Do Robotic Cars Dream of Electric Sheep?

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Google’s robotic cars learn from each other when they are back in the garage, and train in simulated worlds at an accelerated pace. Our future will be inhabited by smart machines using their time much differently than we do.

Robotic cars may pose many challenges, but if they deliver even a fraction of what they promise, then it should be a very high priority to put them on the roads quickly. According to a report by the World Health Organization, there are over 1.2 million deaths and over 50 million injuries due to traffic accidents every year. According to many estimates self-driving cars have the potential to eliminate 90% of them. That’s a staggering new opportunity to save lives, comparable to curing malaria, or eradicating polio.

Many people are concerned with entirely theoretical conundrums, applying sociological thought experiments to the picture. But even if those questions are somewhat valid, their importance is dwarfed by the sheer volume of human suffering that can be avoided with these self-driving cars. How would any politician in the next election cycle answer the question “Why are you still letting our children die?” (Unless the car companies realize that we’ll also need radically fewer cars, and they mount some NRA-style lobbying effort to save their industry’s human-killing aspects.)

Google’s cars have traveled about 1.2 million miles (1.9 million km) on California’s roads, and the dozen or so accidents they were involved in are all due to human drivers crashing into them. While the cars are on the road they are very focused on the task, no chitchat allowed. They follow high-resolution maps, comparing them with their GPS signals, as well as 360-degree LIDAR images perceived at very high time-resolution.

After a day’s work is over, they go back to their garages in Mountain View, as their human passengers go to sleep. Instead of turning off their machine senses, similarly to what we do when we dream, they disconnect their wheels and start to dream. The are fed simulated worlds—but how can a robotic car’s brain tell what LIDAR map is real and what is a simulation? From their sensors to their decision modules, robotic cars go through rigorous training every night. They both recap what happened during the day and face new types of scenarios to be a better robotic car the day after—to the tune of over 3 million miles (5 million km) per night!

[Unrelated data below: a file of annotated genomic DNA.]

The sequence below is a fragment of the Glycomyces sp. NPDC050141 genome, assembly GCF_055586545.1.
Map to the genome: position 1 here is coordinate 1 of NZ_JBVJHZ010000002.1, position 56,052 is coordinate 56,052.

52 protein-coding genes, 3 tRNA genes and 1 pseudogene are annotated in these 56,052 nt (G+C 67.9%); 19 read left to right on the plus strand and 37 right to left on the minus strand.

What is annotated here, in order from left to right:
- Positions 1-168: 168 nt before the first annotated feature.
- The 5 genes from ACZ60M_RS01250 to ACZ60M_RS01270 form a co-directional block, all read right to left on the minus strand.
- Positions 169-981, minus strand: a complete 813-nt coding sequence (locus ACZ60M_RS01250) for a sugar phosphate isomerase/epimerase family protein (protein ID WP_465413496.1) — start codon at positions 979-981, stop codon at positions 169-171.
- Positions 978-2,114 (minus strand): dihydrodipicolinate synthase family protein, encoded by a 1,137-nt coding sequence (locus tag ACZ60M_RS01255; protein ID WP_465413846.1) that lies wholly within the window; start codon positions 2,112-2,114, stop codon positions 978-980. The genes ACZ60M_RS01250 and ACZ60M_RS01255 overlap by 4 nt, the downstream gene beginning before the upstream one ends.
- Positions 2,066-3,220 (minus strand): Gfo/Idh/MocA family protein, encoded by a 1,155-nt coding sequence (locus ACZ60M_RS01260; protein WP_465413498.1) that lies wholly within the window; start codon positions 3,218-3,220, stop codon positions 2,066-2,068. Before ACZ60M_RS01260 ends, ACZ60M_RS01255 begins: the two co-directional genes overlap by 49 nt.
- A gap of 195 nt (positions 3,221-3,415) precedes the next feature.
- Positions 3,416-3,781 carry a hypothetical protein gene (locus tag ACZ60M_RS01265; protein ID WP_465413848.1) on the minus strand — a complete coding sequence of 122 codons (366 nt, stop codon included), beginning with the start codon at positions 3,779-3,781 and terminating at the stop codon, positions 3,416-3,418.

And those simulations are not done in isolation. With complete access to the shared experiences of the entire fleet of robotic cars, each of them carries forward the sum of the learning of all. The mistakes and triumphs are not of an individual car, but of all of them together. Their goals can only be meaningfully reached as a community of problem-solvers, not as a hero-worshipping group admiring the lone genius.

Virtual reality’s massive adoption hasn’t even started yet, but already the space-time opportunities of these simulated universes, interlocking with their augmented reality, are already being colonized by our smart machines. They feel perfectly at home in it. They will train, explore, learn, share together, overcome the boundaries of their individuality and leverage their lack of preconceptions. Unshackled from the weight of consciousness, they’ll soar.